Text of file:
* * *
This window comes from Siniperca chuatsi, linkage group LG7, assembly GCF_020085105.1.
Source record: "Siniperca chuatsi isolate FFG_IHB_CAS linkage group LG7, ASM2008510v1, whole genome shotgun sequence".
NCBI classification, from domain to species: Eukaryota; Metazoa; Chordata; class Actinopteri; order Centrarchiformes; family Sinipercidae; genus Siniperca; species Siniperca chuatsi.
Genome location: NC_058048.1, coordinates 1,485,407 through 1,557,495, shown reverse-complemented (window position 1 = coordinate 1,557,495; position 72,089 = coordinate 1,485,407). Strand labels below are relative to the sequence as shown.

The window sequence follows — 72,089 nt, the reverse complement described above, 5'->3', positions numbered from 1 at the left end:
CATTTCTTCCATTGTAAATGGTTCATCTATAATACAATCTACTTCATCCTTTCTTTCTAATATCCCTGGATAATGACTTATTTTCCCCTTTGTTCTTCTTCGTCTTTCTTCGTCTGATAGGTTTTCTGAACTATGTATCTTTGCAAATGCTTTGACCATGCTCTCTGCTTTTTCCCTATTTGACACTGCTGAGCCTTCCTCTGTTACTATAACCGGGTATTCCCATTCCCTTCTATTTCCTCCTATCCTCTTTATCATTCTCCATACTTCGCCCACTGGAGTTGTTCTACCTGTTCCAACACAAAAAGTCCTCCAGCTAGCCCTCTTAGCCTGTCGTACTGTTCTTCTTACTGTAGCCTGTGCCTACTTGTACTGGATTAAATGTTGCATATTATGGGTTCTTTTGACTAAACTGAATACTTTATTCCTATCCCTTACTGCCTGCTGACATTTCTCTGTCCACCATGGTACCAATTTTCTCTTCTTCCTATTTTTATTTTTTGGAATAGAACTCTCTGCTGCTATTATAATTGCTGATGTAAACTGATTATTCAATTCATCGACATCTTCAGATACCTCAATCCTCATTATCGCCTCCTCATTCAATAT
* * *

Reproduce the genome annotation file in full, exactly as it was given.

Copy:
This window comes from Siniperca chuatsi, linkage group LG7, assembly GCF_020085105.1.
Source record: "Siniperca chuatsi isolate FFG_IHB_CAS linkage group LG7, ASM2008510v1, whole genome shotgun sequence".
NCBI classification, from domain to species: Eukaryota; Metazoa; Chordata; class Actinopteri; order Centrarchiformes; family Sinipercidae; genus Siniperca; species Siniperca chuatsi.
Genome location: NC_058048.1, coordinates 1,485,407 through 1,557,495, shown reverse-complemented (window position 1 = coordinate 1,557,495; position 72,089 = coordinate 1,485,407). Strand labels below are relative to the sequence as shown.

The window sequence follows — 72,089 nt, the reverse complement described above, 5'->3', positions numbered from 1 at the left end:
CATTTCTTCCATTGTAAATGGTTCATCTATAATACAATCTACTTCATCCTTTCTTTCTAATATCCCTGGATAATGACTTATTTTCCCCTTTGTTCTTCTTCGTCTTTCTTCGTCTGATAGGTTTTCTGAACTATGTATCTTTGCAAATGCTTTGACCATGCTCTCTGCTTTTTCCCTATTTGACACTGCTGAGCCTTCCTCTGTTACTATAACCGGGTATTCCCATTCCCTTCTATTTCCTCCTATCCTCTTTATCATTCTCCATACTTCGCCCACTGGAGTTGTTCTACCTGTTCCAACACAAAAAGTCCTCCAGCTAGCCCTCTTAGCCTGTCGTACTGTTCTTCTTACTGTAGCCTGTGCCTACTTGTACTGGATTAAATGTTGCATATTATGGGTTCTTTTGACTAAACTGAATACTTTATTCCTATCCCTTACTGCCTGCTGACATTTCTCTGTCCACCATGGTACCAATTTTCTCTTCTTCCTATTTTTATTTTTTGGAATAGAACTCTCTGCTGCTATTATAATTGCTGATGTAAACTGATTATTCAATTCATCGACATCTTCAGATACCTCAATCCTCATTATCGCCTCCTCATTCAATAT